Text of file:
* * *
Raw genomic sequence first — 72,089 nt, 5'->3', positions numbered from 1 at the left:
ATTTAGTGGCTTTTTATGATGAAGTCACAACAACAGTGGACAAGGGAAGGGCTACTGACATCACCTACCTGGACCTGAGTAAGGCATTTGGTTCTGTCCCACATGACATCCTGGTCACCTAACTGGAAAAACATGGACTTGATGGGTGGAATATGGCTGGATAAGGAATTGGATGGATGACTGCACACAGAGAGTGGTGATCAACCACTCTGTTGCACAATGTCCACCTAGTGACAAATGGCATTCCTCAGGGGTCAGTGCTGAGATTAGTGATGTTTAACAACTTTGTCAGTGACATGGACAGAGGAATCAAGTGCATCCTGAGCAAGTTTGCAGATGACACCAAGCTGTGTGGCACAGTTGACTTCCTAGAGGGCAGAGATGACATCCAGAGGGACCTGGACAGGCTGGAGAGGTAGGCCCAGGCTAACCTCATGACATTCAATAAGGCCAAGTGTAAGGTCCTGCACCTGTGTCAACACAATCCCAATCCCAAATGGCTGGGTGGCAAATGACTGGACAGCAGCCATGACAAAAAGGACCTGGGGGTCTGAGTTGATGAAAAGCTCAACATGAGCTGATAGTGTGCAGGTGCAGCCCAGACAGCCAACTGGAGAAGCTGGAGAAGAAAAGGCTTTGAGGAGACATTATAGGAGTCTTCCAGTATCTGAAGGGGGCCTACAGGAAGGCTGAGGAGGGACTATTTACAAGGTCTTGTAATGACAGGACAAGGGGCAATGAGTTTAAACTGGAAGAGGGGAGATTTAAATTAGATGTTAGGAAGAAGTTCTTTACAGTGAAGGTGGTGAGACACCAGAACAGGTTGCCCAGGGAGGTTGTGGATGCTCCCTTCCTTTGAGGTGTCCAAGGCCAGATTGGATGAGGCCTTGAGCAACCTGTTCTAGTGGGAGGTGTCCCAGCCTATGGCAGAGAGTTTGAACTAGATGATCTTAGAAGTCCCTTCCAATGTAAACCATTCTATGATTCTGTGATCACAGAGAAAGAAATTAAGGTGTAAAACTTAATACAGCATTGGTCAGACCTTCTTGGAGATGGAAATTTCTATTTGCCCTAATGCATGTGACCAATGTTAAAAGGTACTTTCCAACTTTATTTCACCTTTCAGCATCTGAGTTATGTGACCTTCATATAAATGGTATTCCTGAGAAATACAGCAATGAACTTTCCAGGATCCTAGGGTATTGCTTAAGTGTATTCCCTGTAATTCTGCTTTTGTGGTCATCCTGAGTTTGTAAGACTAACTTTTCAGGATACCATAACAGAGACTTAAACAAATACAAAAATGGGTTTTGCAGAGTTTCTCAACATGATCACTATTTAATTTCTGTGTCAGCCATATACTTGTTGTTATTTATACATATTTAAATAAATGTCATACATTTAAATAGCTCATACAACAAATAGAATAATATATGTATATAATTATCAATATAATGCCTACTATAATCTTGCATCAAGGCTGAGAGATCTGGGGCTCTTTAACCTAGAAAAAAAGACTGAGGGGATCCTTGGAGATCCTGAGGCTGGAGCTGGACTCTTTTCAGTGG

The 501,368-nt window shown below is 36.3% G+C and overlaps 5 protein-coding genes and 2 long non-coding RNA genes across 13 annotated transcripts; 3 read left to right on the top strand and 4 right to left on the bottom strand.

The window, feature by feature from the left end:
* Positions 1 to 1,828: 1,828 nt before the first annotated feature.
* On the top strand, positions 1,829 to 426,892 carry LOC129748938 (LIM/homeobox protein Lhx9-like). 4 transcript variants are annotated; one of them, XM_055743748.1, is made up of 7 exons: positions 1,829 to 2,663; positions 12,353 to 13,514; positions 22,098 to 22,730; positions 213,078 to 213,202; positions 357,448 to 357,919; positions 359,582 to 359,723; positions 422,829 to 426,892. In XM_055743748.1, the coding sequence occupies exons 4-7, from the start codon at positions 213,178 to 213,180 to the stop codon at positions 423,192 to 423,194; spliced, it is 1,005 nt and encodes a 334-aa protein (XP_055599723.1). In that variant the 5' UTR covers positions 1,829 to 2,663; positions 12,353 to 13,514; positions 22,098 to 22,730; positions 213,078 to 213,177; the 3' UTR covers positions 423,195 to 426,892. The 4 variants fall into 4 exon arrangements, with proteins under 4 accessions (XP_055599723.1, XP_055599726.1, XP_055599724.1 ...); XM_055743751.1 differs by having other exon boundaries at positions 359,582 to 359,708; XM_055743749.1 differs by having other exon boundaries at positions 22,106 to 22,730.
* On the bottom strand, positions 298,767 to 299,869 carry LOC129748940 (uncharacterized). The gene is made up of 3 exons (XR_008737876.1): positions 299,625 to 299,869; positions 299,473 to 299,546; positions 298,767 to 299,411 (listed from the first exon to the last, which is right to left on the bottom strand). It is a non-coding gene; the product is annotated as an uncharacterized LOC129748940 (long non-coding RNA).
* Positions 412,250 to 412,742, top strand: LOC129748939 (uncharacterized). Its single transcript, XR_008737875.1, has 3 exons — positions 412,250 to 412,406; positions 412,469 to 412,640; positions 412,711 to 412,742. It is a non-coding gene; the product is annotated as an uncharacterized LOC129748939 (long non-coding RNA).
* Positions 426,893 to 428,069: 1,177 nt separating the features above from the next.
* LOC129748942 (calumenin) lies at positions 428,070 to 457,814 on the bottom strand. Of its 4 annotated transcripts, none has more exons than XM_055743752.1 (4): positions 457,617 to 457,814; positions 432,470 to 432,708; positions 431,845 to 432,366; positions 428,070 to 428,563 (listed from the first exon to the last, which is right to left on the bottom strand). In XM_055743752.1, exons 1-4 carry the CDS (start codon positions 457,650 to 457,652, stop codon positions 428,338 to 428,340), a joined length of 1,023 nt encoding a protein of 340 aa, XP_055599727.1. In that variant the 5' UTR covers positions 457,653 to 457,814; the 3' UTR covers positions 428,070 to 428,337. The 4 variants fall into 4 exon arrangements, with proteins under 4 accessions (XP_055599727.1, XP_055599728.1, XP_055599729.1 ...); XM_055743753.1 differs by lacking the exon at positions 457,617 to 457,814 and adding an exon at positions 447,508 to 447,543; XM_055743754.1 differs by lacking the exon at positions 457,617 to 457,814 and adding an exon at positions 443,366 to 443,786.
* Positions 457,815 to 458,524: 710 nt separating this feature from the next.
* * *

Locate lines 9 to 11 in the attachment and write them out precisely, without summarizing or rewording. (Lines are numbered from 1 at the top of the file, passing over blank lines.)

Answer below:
* Positions 426,893 to 428,069: 1,177 nt separating the features above from the next.
* LOC129748942 (calumenin) lies at positions 428,070 to 457,814 on the bottom strand. Of its 4 annotated transcripts, none has more exons than XM_055743752.1 (4): positions 457,617 to 457,814; positions 432,470 to 432,708; positions 431,845 to 432,366; positions 428,070 to 428,563 (listed from the first exon to the last, which is right to left on the bottom strand). In XM_055743752.1, exons 1-4 carry the CDS (start codon positions 457,650 to 457,652, stop codon positions 428,338 to 428,340), a joined length of 1,023 nt encoding a protein of 340 aa, XP_055599727.1. In that variant the 5' UTR covers positions 457,653 to 457,814; the 3' UTR covers positions 428,070 to 428,337. The 4 variants fall into 4 exon arrangements, with proteins under 4 accessions (XP_055599727.1, XP_055599728.1, XP_055599729.1 ...); XM_055743753.1 differs by lacking the exon at positions 457,617 to 457,814 and adding an exon at positions 447,508 to 447,543; XM_055743754.1 differs by lacking the exon at positions 457,617 to 457,814 and adding an exon at positions 443,366 to 443,786.
* Positions 457,815 to 458,524: 710 nt separating this feature from the next.